Twilight, Dawn, and Dusk
Twilight is the time between day and night when there is light outside, but the Sun is below the horizon.
There are three types of twilight:
Twilight occurs when Earth's upper atmosphere scatters and reflects sunlight which illuminates the lower atmosphere.
Astronomers define the three stages of twilight – civil, nautical, and astronomical – on the basis of the Sun's elevation which is the angle that the geometric center of the Sun makes with the horizon.
Civil Twilight, Dawn, and Dusk
Civil twilight occurs when the Sun is less than 6 degrees below the horizon. In the morning, civil twilight begins when the Sun is 6 degrees below the horizon and ends at sunrise. In the evening, it begins at sunset and ends when the Sun reaches 6 degrees below the horizon.
Civil dawn is the moment when the geometric center of the Sun is 6 degrees below the horizon in the morning.
Civil dusk is the moment when the geometrical center of the Sun is 6 degrees below the horizon in the evening.
Brightest Form of Twilight
Civil twilight is the brightest form of twilight. There is enough natural sunlight during this period that artificial light may not be required to carry out outdoor activities. Only the brightest celestial objects can be observed by the naked eye during this time.
Several countries use this definition of civil twilight to make laws related to aviation, hunting, and the usage of headlights and street lamps.
Nautical Twilight, Dawn, and Dusk
Nautical twilight occurs when the geometrical center of the Sun is between 6 degrees and 12 degrees below the horizon. This twilight period is less bright than civil twilight and artificial light is generally required for outdoor activities.
Nautical dawn occurs when the Sun is 12 degrees below the horizon during the morning.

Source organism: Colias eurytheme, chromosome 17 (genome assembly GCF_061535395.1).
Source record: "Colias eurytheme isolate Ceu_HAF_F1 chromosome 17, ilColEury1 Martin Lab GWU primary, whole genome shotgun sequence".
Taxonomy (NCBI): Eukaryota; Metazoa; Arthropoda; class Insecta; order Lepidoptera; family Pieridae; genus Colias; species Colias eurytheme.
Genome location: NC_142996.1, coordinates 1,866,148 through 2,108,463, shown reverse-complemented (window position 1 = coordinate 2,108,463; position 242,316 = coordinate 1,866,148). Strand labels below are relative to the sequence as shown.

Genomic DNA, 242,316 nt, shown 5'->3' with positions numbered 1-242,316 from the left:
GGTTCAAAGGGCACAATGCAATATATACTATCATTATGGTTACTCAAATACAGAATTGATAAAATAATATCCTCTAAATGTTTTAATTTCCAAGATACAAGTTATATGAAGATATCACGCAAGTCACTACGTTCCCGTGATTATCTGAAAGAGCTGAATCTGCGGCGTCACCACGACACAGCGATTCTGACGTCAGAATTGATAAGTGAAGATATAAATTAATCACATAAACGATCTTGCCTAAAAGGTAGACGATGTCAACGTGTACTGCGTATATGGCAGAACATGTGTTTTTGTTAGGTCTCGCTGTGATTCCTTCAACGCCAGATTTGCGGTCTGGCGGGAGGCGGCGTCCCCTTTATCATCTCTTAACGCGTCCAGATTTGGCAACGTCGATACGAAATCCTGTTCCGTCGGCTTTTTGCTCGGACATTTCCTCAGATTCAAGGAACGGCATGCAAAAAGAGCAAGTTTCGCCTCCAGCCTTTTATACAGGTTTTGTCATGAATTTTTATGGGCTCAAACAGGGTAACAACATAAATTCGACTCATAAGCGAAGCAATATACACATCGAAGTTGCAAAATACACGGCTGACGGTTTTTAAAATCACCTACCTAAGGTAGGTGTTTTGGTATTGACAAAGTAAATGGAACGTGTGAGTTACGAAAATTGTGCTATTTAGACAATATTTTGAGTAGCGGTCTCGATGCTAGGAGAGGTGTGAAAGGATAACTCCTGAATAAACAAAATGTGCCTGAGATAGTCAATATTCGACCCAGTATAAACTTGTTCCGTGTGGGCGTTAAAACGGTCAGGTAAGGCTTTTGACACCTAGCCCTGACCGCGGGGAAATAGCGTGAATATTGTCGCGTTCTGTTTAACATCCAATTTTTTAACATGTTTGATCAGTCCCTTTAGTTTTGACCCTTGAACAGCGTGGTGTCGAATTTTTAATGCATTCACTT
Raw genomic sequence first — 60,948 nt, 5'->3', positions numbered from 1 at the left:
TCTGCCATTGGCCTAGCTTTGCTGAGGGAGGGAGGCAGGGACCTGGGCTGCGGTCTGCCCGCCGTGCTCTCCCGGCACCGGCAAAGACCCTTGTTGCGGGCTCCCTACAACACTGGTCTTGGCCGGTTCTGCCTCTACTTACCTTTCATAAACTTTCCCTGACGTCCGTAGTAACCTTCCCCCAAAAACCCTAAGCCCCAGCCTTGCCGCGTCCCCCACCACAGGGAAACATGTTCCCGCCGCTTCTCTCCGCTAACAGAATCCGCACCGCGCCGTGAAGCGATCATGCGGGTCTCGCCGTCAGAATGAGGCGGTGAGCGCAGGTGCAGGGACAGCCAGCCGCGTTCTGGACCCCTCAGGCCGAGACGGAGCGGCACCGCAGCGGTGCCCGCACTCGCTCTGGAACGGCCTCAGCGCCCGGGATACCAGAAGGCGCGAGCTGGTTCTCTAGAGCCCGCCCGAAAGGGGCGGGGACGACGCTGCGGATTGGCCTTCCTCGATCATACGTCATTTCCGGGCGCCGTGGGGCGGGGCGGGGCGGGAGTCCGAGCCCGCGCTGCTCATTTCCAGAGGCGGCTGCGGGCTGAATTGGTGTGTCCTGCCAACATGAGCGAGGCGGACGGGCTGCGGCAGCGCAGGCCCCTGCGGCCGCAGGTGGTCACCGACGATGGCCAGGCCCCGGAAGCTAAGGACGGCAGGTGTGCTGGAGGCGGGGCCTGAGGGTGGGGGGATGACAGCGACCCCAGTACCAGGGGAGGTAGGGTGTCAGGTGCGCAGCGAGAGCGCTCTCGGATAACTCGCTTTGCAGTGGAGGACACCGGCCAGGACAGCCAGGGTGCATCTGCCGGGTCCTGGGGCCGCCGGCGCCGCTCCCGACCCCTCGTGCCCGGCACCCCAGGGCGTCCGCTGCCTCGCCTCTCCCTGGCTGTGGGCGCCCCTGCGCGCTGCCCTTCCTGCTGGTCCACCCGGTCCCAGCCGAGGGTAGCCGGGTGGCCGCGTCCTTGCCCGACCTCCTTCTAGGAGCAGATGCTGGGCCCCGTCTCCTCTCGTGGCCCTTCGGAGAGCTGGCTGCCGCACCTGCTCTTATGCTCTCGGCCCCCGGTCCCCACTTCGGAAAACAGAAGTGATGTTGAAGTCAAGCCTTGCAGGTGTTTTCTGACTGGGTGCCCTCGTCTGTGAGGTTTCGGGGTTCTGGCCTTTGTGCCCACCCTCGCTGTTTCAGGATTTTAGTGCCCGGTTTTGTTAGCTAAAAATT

Nautical dusk occurs when the Sun goes 12 degrees below the horizon in the evening.
The term, nautical twilight, dates back to the time when sailors used the stars to navigate the seas. During this time, most stars can be easily seen with naked eyes.
In addition to being important to navigation on the seas, nautical twilight also has military implications. For example, the United States' military uses nautical twilight, called begin morning nautical twilight (BMNT) and end of evening nautical twilight (EENT), to plan tactical operations.
Astronomical Twilight, Dawn, and Dusk
Astronomical twilight occurs when the Sun is between 12 degrees and 18 degrees below the horizon.
Astronomical dawn is the time when the geometric center of the Sun is at 18 degrees below the horizon. Before this time, the sky is absolutely dark.
Astronomical dusk is the instant when the geographical center of the Sun is at 18 degrees below the horizon. After this point, the sky is no longer illuminated.
In the morning, the sky is completely dark before the onset of astronomical twilight, and in the evening, the sky becomes completely dark at the end of astronomical twilight. Any celestial bodies that can be viewed by the naked eye can be observed in the sky after the end of this phase.
Shorter Twilight at the Equator
The length of twilight depends on latitude. Equatorial and tropical regions tend to have shorter twilights than locations on higher latitudes.
During summer months at higher latitudes, there may be no distinction between astronomical twilight after sunset and astronomical twilight before sunrise. This happens when the angle the Sun makes with the horizon – also known as the Solar Elevation Angle – is less than 18 degrees during the local midnight.
Similarly, higher latitudes may experience an extended period of nautical twilight – if the Sun remains less than 12 degrees below the horizon throughout the night.
Twilight at the poles
For a few days before the March equinox – the North Pole does not have nautical or astronomical twilight. Instead, there is a continuous period of civil twilight.
At the equinox, the Sun rises and stays up all day at the North Pole until the September equinox. During this time, the North Pole does not experience any kind of twilight. This phenomenon is called Polar Day or Midnight Sun.
A few days after the September equinox, when the Sun sinks below the horizon, the North Pole has a few continuous days of only civil twilight, followed by days of nautical twilight and then astronomical twilight.
This transition ends sometime in October when the Sun sinks less than 18 degrees below the horizon. When this happens, the pole experiences Polar Night – a continuous period of darkness without twilight.
By early March, astronomical twilight becomes visible to observers on the North Pole. This is followed by a few days of nautical twilight as the Sun moves further up the sky.
The same phenomena can be observed at the South Pole but during opposite times of the year.
Different Types of Twilight